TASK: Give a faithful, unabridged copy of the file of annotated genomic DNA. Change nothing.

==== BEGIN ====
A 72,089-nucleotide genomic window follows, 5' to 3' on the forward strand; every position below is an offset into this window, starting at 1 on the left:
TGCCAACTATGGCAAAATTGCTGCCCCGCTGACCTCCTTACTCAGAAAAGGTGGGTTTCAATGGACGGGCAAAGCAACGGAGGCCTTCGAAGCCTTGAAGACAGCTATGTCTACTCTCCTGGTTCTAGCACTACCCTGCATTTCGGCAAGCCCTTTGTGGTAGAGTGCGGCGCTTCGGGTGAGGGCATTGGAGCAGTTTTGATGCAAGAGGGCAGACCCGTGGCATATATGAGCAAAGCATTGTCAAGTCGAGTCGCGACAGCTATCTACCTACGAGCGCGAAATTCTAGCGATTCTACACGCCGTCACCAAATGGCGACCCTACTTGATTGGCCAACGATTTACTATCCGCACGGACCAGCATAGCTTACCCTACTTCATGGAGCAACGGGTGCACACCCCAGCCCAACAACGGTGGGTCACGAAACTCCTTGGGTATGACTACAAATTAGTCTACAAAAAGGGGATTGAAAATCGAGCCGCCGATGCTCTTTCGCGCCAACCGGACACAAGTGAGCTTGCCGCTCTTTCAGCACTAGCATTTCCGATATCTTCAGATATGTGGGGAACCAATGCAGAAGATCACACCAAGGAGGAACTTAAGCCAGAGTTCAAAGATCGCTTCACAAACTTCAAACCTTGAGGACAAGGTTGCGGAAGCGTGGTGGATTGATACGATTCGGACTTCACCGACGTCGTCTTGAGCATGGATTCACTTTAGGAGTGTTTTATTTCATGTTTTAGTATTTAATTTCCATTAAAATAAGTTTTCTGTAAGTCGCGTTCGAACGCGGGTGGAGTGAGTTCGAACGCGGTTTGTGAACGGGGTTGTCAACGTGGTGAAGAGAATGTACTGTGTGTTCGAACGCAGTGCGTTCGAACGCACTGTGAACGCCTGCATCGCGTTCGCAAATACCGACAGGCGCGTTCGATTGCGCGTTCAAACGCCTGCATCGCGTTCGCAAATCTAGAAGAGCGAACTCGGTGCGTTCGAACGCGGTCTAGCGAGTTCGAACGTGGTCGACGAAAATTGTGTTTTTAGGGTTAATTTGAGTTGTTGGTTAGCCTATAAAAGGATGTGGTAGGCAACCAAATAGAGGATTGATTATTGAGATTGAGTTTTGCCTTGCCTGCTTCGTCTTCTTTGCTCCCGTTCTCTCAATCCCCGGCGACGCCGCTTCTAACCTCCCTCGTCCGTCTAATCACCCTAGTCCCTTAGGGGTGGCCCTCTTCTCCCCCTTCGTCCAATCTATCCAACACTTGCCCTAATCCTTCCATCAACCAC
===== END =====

A 72,089-nucleotide genomic window follows, 5' to 3' on the forward strand; every position below is an offset into this window, starting at 1 on the left:
TGCCAACTATGGCAAAATTGCTGCCCCGCTGACCTCCTTACTCAGAAAAGGTGGGTTTCAATGGACGGGCAAAGCAACGGAGGCCTTCGAAGCCTTGAAGACAGCTATGTCTACTCTCCTGGTTCTAGCACTACCCTGCATTTCGGCAAGCCCTTTGTGGTAGAGTGCGGCGCTTCGGGTGAGGGCATTGGAGCAGTTTTGATGCAAGAGGGCAGACCCGTGGCATATATGAGCAAAGCATTGTCAAGTCGAGTCGCGACAGCTATCTACCTACGAGCGCGAAATTCTAGCGATTCTACACGCCGTCACCAAATGGCGACCCTACTTGATTGGCCAACGATTTACTATCCGCACGGACCAGCATAGCTTACCCTACTTCATGGAGCAACGGGTGCACACCCCAGCCCAACAACGGTGGGTCACGAAACTCCTTGGGTATGACTACAAATTAGTCTACAAAAAGGGGATTGAAAATCGAGCCGCCGATGCTCTTTCGCGCCAACCGGACACAAGTGAGCTTGCCGCTCTTTCAGCACTAGCATTTCCGATATCTTCAGATATGTGGGGAACCAATGCAGAAGATCACACCAAGGAGGAACTTAAGCCAGAGTTCAAAGATCGCTTCACAAACTTCAAACCTTGAGGACAAGGTTGCGGAAGCGTGGTGGATTGATACGATTCGGACTTCACCGACGTCGTCTTGAGCATGGATTCACTTTAGGAGTGTTTTATTTCATGTTTTAGTATTTAATTTCCATTAAAATAAGTTTTCTGTAAGTCGCGTTCGAACGCGGGTGGAGTGAGTTCGAACGCGGTTTGTGAACGGGGTTGTCAACGTGGTGAAGAGAATGTACTGTGTGTTCGAACGCAGTGCGTTCGAACGCACTGTGAACGCCTGCATCGCGTTCGCAAATACCGACAGGCGCGTTCGATTGCGCGTTCAAACGCCTGCATCGCGTTCGCAAATCTAGAAGAGCGAACTCGGTGCGTTCGAACGCGGTCTAGCGAGTTCGAACGTGGTCGACGAAAATTGTGTTTTTAGGGTTAATTTGAGTTGTTGGTTAGCCTATAAAAGGATGTGGTAGGCAACCAAATAGAGGATTGATTATTGAGATTGAGTTTTGCCTTGCCTGCTTCGTCTTCTTTGCTCCCGTTCTCTCAATCCCCGGCGACGCCGCTTCTAACCTCCCTCGTCCGTCTAATCACCCTAGTCCCTTAGGGGTGGCCCTCTTCTCCCCCTTCGTCCAATCTATCCAACACTTGCCCTAATCCTTCCATCAACCAC